“They have their own laboratory, they understand this matter very well, and they have seen many companies, and finally selected WeRide. This is a very important affirmation in technology,” Zhong Hua said.
Alliance RNM is the world’s largest automotive alliance. This is the alliance’s first investment in the Chinese market. It also makes WeRide the first L4 autonomous driving company in China to receive strategic investment from a global car manufacturer.

06 The Culture of G.R.I.T.

Out of the trough, WeRide plans to complete the modification of 500 autonomous vehicles in 2019, accumulate 5 million kilometers of autonomous driving mileage, and gradually conduct normalized trial operation and commercialization with partners in cities such as Guangzhou and Anqing. Attempt to achieve the goal At the same time, another important task is to attract a group of “like-minded” AI talents.

At present, the demand for artificial intelligence talents is in short supply domestically and even globally. Zhong Hua also said: “Excellent talents are hard to find.” However, in addition to high technical standards, Zhong Hua also repeatedly emphasized that he hopes to find people who are consistent with WeRide’s corporate culture and values. “What I evaluate most is drive and values, and these two points are the most important.” Zhong Hua said, he asked many HRs: “What kind of person is recruited and found that he is the most successful?” Everyone’s answers are unified, that is, values ​​and The company is matched and the driving force is very strong, even if the technology may not be the strongest, but the development in the company is the best.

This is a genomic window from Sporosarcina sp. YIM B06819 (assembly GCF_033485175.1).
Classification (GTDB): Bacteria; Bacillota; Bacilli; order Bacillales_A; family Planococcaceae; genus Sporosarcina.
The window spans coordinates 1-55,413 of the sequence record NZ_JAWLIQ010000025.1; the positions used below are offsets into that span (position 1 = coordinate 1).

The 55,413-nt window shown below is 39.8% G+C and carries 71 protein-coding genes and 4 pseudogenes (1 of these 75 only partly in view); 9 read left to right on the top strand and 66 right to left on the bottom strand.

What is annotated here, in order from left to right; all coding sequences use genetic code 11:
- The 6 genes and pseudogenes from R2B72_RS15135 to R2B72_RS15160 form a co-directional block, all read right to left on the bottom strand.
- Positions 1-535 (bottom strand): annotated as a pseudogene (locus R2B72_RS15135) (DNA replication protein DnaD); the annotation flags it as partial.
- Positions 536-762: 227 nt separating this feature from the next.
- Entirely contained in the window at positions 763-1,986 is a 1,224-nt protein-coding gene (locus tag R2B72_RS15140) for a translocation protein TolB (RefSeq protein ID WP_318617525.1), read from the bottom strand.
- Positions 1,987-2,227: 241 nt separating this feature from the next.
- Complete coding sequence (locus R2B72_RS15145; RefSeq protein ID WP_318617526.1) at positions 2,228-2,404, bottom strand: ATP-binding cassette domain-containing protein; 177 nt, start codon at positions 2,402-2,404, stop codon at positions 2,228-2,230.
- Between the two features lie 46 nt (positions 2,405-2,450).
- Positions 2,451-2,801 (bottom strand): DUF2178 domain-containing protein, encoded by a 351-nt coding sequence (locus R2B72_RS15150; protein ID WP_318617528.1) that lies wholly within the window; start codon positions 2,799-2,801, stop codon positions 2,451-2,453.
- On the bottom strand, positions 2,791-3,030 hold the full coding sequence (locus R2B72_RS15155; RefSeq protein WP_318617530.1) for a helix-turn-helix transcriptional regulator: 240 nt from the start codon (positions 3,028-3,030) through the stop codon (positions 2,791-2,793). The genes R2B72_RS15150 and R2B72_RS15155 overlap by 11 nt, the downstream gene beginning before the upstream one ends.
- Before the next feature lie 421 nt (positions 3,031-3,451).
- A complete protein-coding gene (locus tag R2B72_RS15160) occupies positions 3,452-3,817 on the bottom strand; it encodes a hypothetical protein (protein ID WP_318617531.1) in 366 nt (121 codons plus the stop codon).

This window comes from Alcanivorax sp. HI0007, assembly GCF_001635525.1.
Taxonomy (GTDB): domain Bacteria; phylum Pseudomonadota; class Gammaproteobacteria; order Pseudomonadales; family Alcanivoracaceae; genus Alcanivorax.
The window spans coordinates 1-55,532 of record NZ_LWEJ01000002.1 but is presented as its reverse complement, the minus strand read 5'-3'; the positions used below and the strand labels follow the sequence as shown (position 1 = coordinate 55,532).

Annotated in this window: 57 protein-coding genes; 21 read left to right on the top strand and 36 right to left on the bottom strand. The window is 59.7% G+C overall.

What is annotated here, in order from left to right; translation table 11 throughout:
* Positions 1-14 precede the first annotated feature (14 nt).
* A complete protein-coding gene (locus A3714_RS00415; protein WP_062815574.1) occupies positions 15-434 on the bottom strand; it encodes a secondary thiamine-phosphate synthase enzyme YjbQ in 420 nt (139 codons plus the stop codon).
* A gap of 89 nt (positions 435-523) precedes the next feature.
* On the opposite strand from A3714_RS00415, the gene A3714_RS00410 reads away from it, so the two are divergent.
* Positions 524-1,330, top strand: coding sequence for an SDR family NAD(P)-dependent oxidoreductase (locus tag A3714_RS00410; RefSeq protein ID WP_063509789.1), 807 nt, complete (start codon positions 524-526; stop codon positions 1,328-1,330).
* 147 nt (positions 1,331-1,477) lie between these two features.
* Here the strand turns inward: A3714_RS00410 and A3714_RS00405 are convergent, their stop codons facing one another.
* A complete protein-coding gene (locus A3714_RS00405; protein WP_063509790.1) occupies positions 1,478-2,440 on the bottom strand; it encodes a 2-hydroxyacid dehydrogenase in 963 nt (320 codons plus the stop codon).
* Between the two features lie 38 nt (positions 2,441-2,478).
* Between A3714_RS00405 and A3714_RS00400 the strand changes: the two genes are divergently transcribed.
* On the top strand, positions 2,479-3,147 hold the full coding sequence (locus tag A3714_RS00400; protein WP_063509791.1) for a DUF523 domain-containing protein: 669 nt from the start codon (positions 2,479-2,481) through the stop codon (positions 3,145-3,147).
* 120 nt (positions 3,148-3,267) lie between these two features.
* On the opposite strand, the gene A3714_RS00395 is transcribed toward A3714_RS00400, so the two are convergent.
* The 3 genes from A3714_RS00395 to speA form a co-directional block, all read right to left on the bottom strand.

WeRide summarized the corporate culture and values ​​as the word “GRIT”, which not only means “perseverance”, but also an acronym for the English acronyms of the keywords “Growth, RESULT, INNOVATION and TEAMWORK”. In Zhong Hua’s eyes, “GRIT” is the essence of WeRide’s corporate culture. He believes that corporate culture is actually a set of ideas in your mind, “When you encounter problems or need to make choices, this set of ideas can support you to make the right choice.”

Zhong Hua gave an example of the company’s demonstration for investors some time ago. The route that was originally selected to run through was temporarily unavailable, and he had to change to a new route within seven days. “On the afternoon of the first day of the plan change, the technical team found the second route. All the engineers rushed to make preparations and ran through this more difficult route within three days.” We were able to pull everyone in to do the seemingly impossible task, way before the deadline.

“At a critical juncture, one can act immediately or blame others,” Zhong Hua believes that this is the place where corporate values ​​are embodied. No one said, “It’s definitely not a problem, it can’t be solved,” and no one shirks responsibility and blames each other. When faced with a challenge, do you take the challenge or not? How to make the hardest choice? For Zhong Hua, for everyone who is part of WeRide now and in the future, the answer should be the same.